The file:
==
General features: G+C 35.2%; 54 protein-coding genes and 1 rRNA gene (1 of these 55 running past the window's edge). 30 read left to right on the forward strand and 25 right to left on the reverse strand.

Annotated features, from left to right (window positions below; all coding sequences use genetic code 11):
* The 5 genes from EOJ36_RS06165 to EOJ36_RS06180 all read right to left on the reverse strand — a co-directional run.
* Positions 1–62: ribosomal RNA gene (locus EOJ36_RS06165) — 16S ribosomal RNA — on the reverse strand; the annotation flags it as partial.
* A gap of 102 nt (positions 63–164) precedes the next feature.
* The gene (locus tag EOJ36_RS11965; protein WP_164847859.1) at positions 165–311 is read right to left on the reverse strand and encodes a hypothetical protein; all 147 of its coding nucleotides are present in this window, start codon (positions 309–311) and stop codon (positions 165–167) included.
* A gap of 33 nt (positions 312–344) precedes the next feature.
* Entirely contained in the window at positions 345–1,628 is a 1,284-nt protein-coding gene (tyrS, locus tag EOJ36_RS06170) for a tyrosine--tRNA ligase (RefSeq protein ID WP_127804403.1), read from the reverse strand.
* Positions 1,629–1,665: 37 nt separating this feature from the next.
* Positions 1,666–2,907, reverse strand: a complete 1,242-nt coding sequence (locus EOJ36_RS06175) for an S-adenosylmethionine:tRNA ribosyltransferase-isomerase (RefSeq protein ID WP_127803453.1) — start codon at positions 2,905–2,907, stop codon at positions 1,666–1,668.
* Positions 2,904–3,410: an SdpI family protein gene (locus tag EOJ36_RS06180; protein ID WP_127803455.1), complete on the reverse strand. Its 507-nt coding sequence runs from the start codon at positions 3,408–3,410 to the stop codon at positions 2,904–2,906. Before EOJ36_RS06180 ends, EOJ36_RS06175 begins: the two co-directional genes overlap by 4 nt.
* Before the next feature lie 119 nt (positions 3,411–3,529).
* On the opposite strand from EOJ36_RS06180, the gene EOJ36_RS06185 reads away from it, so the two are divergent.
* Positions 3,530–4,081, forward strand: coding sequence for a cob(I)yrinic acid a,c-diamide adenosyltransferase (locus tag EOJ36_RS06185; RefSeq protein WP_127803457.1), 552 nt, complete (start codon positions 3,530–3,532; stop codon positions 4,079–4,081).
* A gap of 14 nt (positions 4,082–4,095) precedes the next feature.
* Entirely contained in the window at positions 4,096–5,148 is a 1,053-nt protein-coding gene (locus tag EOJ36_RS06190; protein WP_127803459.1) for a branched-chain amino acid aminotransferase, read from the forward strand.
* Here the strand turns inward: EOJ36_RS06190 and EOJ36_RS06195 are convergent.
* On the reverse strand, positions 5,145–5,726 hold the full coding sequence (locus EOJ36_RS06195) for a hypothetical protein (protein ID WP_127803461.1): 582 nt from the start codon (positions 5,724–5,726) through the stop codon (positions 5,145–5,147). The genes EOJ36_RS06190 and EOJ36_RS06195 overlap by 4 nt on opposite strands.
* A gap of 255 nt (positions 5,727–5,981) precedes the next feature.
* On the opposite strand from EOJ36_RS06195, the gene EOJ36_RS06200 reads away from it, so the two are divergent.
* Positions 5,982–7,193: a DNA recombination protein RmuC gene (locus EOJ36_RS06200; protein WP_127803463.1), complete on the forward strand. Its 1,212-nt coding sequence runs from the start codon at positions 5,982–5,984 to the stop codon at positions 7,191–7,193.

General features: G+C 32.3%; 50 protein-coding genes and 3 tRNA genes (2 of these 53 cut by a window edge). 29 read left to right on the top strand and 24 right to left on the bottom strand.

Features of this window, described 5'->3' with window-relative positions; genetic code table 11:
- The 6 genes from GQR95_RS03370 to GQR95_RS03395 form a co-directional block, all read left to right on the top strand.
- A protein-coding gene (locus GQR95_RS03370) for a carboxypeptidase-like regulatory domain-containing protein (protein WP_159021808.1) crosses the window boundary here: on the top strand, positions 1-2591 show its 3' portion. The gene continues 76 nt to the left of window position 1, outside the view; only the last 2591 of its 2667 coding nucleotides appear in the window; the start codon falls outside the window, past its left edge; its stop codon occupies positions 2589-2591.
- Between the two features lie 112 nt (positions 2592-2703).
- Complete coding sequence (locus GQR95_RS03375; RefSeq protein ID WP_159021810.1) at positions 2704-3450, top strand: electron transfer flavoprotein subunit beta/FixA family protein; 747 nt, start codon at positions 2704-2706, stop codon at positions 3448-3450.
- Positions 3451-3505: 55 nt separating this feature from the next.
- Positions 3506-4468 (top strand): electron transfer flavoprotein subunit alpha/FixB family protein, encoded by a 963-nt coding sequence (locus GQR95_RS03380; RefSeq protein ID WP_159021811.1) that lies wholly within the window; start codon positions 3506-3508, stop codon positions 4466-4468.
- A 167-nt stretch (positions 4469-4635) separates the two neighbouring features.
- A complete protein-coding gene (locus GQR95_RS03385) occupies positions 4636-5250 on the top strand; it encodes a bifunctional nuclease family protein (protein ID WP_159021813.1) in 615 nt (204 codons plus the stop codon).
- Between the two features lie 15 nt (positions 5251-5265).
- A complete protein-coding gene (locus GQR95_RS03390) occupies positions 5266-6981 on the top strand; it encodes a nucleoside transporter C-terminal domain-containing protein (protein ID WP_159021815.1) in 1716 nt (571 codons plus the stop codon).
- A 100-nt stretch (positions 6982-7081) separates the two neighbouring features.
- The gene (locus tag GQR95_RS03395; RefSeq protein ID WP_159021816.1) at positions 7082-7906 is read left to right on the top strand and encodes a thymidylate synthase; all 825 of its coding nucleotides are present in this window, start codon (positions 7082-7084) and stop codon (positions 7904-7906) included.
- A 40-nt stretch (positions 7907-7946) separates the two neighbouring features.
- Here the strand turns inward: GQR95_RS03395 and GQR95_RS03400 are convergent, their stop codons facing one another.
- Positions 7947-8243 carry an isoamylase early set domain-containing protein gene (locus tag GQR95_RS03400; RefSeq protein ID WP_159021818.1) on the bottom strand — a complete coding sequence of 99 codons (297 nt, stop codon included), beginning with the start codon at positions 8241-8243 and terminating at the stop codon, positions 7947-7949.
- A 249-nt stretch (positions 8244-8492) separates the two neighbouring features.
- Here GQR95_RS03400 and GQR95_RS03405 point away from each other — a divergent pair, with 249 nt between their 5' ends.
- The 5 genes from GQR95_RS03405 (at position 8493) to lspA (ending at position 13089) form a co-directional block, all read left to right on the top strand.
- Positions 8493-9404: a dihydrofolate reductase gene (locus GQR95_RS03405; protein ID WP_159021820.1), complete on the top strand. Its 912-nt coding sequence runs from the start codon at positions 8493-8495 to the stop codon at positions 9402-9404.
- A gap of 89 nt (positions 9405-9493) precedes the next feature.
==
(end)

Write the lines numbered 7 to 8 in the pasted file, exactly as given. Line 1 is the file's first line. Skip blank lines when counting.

* A gap of 33 nt (positions 312–344) precedes the next feature.
* Entirely contained in the window at positions 345–1,628 is a 1,284-nt protein-coding gene (tyrS, locus tag EOJ36_RS06170) for a tyrosine--tRNA ligase (RefSeq protein ID WP_127804403.1), read from the reverse strand.